Dying AMD Radeon RX 6000 Series GPUs attributed to mining and improper storage

Mining menace continues.

Faulty Radeons - Mining to blame?

It’s never a good sign when a raft of graphics cards fail in quick succession. That was the case earlier this month when PC hardware repair service KrisFix-Germany stumbled upon 48 faulty Radeon RX 6800 or RX 6900 cards in a matter of weeks.

Following a video displaying cracked GPUs, the Internet naturally went into speculation overdrive, wondering what had caused the demise of these marvelous high-end parts. KrisFix asking customers to specify which drivers they were using only fanned the flames, with some YouTubers suggesting faulty software may have been disabling the GPU’s thermal limit.

Such theories appear to be well wide of the mark. In a follow-up, KrisFix has spent further time investigating and concluded that the dead GPUs exhibited signs of having been previously used for mining purposes before being stored in what seems to be high-humidity environments.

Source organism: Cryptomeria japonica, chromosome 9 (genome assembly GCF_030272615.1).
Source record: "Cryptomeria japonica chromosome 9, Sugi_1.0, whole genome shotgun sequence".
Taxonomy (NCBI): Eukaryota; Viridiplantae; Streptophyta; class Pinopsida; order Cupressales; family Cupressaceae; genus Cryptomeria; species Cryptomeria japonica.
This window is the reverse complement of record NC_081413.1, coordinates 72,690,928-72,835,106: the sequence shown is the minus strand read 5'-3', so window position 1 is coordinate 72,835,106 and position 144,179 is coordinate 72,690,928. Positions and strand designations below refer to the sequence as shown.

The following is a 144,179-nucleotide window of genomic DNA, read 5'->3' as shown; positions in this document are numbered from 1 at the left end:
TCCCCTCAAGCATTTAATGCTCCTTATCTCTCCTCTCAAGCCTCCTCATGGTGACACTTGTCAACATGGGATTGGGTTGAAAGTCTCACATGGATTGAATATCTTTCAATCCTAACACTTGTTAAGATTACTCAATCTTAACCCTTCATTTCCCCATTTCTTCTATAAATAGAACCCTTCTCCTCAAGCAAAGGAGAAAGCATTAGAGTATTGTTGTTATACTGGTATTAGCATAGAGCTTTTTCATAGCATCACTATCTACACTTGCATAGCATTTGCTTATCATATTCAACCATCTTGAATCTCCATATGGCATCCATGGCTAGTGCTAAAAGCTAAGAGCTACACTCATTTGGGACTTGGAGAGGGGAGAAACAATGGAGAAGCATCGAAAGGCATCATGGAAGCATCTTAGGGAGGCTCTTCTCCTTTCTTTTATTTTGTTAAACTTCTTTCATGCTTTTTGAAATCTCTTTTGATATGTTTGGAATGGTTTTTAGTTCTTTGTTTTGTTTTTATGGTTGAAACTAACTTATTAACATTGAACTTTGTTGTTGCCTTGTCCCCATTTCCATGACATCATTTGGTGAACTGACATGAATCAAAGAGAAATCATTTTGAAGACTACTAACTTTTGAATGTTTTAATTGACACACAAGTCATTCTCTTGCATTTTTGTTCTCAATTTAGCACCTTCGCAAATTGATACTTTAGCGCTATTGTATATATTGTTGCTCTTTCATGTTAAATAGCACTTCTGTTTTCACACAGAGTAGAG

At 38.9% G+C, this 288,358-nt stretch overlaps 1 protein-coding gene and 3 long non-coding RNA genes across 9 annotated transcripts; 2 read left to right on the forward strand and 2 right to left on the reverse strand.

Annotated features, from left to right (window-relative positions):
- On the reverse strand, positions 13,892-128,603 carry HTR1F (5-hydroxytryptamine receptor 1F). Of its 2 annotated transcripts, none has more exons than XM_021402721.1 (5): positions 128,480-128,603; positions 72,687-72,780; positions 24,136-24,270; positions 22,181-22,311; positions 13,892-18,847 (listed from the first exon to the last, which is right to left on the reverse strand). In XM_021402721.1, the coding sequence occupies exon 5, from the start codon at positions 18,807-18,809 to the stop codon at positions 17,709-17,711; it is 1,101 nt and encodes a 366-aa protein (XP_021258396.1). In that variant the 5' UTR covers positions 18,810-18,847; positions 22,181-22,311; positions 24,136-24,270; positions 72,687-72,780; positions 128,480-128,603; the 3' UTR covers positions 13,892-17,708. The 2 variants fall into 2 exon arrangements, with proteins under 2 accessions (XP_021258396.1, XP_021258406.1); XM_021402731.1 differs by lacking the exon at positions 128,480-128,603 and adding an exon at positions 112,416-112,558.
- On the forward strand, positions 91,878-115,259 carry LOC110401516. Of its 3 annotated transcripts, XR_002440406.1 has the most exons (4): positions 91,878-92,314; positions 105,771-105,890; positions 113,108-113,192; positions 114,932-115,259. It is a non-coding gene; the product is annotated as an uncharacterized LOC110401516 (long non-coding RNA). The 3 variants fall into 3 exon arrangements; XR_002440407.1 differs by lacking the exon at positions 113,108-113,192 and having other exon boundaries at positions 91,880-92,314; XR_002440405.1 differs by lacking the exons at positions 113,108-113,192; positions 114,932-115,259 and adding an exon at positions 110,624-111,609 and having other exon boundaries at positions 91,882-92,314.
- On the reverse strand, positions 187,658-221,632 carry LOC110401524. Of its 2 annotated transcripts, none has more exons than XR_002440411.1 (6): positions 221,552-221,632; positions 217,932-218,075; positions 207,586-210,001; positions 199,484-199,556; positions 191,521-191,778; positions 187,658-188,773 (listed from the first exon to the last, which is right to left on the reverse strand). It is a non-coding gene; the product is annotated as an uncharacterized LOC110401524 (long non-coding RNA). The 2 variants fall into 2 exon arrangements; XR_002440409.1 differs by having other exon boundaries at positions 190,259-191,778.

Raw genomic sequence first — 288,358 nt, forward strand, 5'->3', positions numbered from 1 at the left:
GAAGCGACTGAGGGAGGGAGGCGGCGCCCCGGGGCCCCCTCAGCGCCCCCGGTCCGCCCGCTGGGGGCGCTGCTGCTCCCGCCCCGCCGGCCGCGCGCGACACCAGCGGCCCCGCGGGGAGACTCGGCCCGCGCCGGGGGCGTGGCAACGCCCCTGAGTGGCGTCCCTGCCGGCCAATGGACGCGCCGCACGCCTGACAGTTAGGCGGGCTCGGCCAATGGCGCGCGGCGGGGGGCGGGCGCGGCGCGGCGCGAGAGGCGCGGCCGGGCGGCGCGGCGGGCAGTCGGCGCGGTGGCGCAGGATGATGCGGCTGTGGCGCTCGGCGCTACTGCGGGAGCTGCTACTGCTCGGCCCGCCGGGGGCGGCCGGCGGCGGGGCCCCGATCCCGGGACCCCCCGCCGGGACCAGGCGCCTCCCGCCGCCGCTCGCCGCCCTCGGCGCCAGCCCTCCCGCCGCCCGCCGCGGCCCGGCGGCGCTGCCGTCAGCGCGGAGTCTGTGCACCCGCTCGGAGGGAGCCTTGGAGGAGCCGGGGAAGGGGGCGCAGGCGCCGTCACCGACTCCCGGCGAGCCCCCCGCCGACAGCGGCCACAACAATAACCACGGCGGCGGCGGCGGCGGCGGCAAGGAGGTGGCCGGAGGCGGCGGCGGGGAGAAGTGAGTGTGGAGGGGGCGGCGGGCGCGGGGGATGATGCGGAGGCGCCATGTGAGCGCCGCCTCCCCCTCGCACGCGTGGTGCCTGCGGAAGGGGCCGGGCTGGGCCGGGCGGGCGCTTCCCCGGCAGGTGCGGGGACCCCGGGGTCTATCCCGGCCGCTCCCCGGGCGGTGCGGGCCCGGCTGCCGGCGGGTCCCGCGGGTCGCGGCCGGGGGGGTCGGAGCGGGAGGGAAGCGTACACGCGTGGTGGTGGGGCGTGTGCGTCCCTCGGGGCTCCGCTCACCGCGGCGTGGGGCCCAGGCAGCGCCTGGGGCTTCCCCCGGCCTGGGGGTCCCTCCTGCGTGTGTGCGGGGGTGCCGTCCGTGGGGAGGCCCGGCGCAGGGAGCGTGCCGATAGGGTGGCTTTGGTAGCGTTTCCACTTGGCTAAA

It isn’t outside the realms of possibilities that all of the cards in question were once part of the same mining operation, and if that isn’t punishing enough for GPUs, improper storage prior to reselling could certainly lead to a rapid wave of failures.

Unfortunately, there’s no fool-proof method to detect if a card has been used specifically for mining, but it is something to be wary of when purchasing used cards from online sellers. With cryptocurrency continuing to falter, cards previously deployed solely for crypto-mining have flooded the market, and reliability concerns are to be expected, irrespective of GeForce or Radeon.

Be mindful when buying from a less conventional source, and in the meantime all existing Radeon RX 6000 Series owners can breathe a sigh of relief; update your drivers without fear and game on.